Saturday, April 30, 2016

The GOP's Joe McCarthy Moment

I generally disagree with most of what New York Times columnist David Brooks has to say be it his history of being an apologist for conservative misogyny to his deference to religious extremist.  But on rare occasion he gets things at least partly right.  A case in point is his column yesterday where he argues that the GOP is facing a Joe McCarthy moment.  While he casts about for solutions to the problem, he unfortunately fails to recognize that much of what has brought the country to its current status is the failed GOP policies that he has all too often supported and the GOP obstructionism that has prevented President Obama to take more decisive action to address the nations ills. More efforts at furthering the interests of the obscenely wealthy, vulture capitalists and Christian extremists is not going to achieve the aims Brooks claims to support.  Here are highlights:
Donald Trump now looks set to be the Republican presidential nominee. So for those of us appalled by this prospect — what are we supposed to do?
Well, not what the leaders of the Republican Party are doing. They’re going down meekly and hoping for a quiet convention. They seem blithely unaware that this is a Joe McCarthy moment. People will be judged by where they stood at this time. Those who walked with Trump will be tainted forever after for the degradation of standards and the general election slaughter.
The better course for all of us — Republican, Democrat and independent — is to step back and take the long view, and to begin building for that. This election — not only the Trump phenomenon but the rise of Bernie Sanders, also — has reminded us how much pain there is in this country. According to a Pew Research poll, 75 percent of Trump voters say that life has gotten worse for people like them over the last half century.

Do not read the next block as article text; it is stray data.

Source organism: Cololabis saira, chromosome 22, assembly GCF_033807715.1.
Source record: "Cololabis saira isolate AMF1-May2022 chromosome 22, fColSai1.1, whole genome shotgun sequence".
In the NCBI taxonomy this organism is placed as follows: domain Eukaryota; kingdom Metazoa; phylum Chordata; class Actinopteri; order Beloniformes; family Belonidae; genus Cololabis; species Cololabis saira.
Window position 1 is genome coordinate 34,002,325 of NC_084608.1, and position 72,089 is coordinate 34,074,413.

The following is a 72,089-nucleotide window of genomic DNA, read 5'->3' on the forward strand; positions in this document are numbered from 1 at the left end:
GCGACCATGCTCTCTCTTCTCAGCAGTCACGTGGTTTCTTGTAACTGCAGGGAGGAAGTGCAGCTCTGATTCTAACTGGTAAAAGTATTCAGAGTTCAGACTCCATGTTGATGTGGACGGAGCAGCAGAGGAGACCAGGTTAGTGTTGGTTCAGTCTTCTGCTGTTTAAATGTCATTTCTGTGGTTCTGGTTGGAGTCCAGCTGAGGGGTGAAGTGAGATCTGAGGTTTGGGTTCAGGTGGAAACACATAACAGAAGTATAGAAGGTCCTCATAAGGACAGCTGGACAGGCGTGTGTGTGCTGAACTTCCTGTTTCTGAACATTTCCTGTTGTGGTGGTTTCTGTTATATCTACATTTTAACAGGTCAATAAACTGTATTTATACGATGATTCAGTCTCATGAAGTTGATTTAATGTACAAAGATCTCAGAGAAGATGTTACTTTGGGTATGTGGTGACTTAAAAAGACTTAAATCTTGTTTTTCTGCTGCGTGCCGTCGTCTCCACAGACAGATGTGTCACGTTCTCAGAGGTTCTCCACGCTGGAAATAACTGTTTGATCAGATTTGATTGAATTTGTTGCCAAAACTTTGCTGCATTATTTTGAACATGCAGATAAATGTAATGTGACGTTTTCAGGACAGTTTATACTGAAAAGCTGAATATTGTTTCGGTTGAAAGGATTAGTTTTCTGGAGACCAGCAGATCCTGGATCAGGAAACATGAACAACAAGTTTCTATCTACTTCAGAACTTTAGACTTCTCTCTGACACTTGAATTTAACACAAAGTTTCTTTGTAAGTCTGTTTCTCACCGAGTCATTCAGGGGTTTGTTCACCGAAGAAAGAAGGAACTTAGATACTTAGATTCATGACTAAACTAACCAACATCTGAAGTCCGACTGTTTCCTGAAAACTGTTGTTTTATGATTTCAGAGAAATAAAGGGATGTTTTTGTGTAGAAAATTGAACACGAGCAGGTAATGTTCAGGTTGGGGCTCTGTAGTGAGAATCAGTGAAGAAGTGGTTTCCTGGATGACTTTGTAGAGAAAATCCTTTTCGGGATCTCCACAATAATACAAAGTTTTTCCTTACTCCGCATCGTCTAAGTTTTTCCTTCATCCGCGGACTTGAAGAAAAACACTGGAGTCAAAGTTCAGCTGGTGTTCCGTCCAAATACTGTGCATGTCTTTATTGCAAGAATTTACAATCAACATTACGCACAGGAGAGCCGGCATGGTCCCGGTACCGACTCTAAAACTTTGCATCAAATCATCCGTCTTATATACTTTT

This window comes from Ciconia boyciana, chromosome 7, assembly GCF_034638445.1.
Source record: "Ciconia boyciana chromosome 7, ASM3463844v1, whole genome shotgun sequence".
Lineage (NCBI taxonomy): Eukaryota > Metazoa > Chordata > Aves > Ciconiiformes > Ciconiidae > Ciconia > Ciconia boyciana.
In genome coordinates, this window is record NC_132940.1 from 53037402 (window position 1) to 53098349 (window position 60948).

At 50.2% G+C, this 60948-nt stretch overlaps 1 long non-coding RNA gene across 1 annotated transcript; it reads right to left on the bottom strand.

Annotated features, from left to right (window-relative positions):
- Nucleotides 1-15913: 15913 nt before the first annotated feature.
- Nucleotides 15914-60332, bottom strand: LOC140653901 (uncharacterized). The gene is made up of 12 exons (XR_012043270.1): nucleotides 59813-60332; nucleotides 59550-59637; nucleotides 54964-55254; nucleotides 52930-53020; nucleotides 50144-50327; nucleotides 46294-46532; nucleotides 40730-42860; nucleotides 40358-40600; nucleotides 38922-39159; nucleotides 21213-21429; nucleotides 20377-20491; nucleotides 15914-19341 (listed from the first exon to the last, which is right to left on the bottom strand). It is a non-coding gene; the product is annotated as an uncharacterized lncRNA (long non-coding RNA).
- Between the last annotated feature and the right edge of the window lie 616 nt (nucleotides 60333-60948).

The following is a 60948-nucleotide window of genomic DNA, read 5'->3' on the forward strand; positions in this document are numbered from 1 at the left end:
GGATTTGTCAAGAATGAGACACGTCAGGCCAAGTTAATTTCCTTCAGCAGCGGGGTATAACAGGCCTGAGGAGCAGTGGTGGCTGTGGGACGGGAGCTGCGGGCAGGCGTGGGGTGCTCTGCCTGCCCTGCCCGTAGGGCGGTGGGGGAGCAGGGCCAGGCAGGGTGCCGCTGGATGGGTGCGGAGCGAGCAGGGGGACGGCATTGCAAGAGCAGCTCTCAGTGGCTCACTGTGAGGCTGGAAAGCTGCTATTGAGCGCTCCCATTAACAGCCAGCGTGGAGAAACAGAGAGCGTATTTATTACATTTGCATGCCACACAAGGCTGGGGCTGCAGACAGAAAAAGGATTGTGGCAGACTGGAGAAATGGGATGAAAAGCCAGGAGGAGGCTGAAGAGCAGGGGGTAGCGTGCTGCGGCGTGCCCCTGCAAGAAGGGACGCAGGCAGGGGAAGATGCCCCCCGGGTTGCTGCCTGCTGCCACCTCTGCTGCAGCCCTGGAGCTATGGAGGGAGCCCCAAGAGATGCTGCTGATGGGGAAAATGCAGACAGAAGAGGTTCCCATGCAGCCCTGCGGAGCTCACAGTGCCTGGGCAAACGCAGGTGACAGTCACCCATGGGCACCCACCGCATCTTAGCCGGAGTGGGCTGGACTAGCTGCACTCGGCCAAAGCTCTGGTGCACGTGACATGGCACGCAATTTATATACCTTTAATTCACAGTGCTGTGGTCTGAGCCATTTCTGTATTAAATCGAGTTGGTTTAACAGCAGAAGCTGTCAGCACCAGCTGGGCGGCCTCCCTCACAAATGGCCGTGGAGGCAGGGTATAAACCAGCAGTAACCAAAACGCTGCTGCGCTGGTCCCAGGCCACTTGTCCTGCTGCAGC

This declinism intertwines with other horrible social statistics. The suicide rate has surged to a 30-year high — a sure sign of rampant social isolation. A record number of Americans believe the American dream is out of reach. And for millennials, social trust is at historic lows.
Trump’s success grew out of that pain, but he is not the right response to it. The job for the rest of us is to figure out the right response.
I was surprised by Trump’s success because I’ve slipped into a bad pattern, spending large chunks of my life in the bourgeois strata — in professional circles with people with similar status and demographics to my own. It takes an act of will to rip yourself out of that and go where you feel least comfortable.
Up until now, America’s story has been some version of the rags-to-riches story, the lone individual who rises from the bottom through pluck and work. But that story isn’t working for people anymore, especially for people who think the system is rigged. I don’t know what the new national story will be, but maybe it will be less individualistic and more redemptive. 
We’ll probably need a new definition of masculinity, too. There are many groups in society who have lost an empire but not yet found a role. Men are the largest of those groups. The traditional masculine ideal isn’t working anymore. It leads to high dropout rates, high incarceration rates, low labor force participation rates.  This is an economy that rewards emotional connection and verbal expressiveness. Everywhere you see men imprisoned by the old reticent, stoical ideal.
We’ll also need to rebuild the sense that we’re all in this together.
I would add that we need a new empathy for others who don't look just like us or think just like us - something that is anathema to the Christofascists and white supremacists and vulture capitalists within the Republican Party. As for redefining masculinity, perhaps Brooks ought to spend more time around gays.

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